Meet the candidates: Patrick Canavan (Labour)

Former trade union regional officer Patrick Canavan was a governor of a further education college for several years and helped oversee the construction of two multimillion-pound buildings.

Patrick Canavan
Patrick Canavan

He believes people should get a direct say in how to spend police budgets "which are continually being reduced by this government".

He will oppose any suggestion of expanding the role to include the fire service and is also opposed to having a paid deputy.

Meet the candidates: Martyn Underhill (Independent)

Martyn Underhill is the current Police and Crime Commissioner for Dorset and says he is standing again to "keep party politics out of policing".

Martyn Underhill
Martyn Underhill

He claims as a former police officer he understands policing better than most.

He pledges to put resources into cyber crime, those at risk from abuse and invest in the county's marine unit.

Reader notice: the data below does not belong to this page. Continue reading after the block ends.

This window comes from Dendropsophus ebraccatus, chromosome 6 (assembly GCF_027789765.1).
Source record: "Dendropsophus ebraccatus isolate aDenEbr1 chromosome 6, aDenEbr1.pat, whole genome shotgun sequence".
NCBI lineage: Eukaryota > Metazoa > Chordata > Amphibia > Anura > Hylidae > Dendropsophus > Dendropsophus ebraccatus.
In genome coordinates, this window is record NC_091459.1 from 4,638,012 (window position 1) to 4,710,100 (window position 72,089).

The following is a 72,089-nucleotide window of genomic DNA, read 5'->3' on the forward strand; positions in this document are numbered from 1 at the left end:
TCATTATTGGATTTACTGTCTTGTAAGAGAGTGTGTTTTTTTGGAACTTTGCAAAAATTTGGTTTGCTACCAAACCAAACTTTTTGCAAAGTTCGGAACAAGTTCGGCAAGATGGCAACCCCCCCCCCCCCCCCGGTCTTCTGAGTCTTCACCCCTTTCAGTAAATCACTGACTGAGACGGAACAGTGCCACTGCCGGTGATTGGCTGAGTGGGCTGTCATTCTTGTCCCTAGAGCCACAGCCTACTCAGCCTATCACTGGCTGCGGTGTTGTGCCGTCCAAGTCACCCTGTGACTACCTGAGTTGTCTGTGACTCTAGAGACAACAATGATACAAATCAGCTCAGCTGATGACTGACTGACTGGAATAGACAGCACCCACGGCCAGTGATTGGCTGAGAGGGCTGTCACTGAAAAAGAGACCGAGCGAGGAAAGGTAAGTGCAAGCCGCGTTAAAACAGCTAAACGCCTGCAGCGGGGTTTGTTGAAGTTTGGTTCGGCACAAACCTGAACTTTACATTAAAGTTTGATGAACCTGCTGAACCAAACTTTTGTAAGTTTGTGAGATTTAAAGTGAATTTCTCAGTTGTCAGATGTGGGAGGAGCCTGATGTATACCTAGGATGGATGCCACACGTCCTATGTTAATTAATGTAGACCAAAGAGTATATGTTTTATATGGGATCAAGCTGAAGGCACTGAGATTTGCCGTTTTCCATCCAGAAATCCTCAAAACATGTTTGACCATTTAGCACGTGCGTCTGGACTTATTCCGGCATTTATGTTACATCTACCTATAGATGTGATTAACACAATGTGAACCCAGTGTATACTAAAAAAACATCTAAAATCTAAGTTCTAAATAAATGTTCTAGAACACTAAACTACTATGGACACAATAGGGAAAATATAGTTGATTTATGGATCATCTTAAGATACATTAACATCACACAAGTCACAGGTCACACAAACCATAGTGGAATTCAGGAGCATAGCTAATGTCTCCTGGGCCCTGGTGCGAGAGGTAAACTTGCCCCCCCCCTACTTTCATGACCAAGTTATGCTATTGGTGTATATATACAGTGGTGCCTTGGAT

Turnout under the spotlight after historically low result in 2012

This year, one result will be closely scrutinised to see how it compares with 2012: voter turnout.

PM defends low PCC turnout

In the first PCC elections, turnout was historically low, leading the Electoral Commission to describe it as "a concern for everyone who cares about democracy".

With all ballots counted, turnout was about 14.9%, BBC research showed.

Do you remember the first PCC election?

It was in November 2012 when former police chief Martyn Underhill was elected as Dorset's first police and crime commissioner.

Martyn Underhill
Dorset Police

The independent candidate beat the Conservative's Nick King after second choice votes were counted as neither managed to get more than 50% of votes.

Mr Underhill picked up 51,930 votes - 60.1%, ahead of Mr King with 34,451 - 39.9%.

Labour's Rachel Rogers and Liberal Democrat Andy Canning were eliminated in the first round.

Welcome to our coverage of the Dorset Police and Crime Commissioner debate

Good morning and welcome to our coverage as the candidates for this year's Dorset Police and Crime Commissioner go head-to-head 

We'll be bringing you the best bits from Radio Solent's live debate at 09:00 and looking at the big issues.

You can get in touch by tweeting us @bbcdorset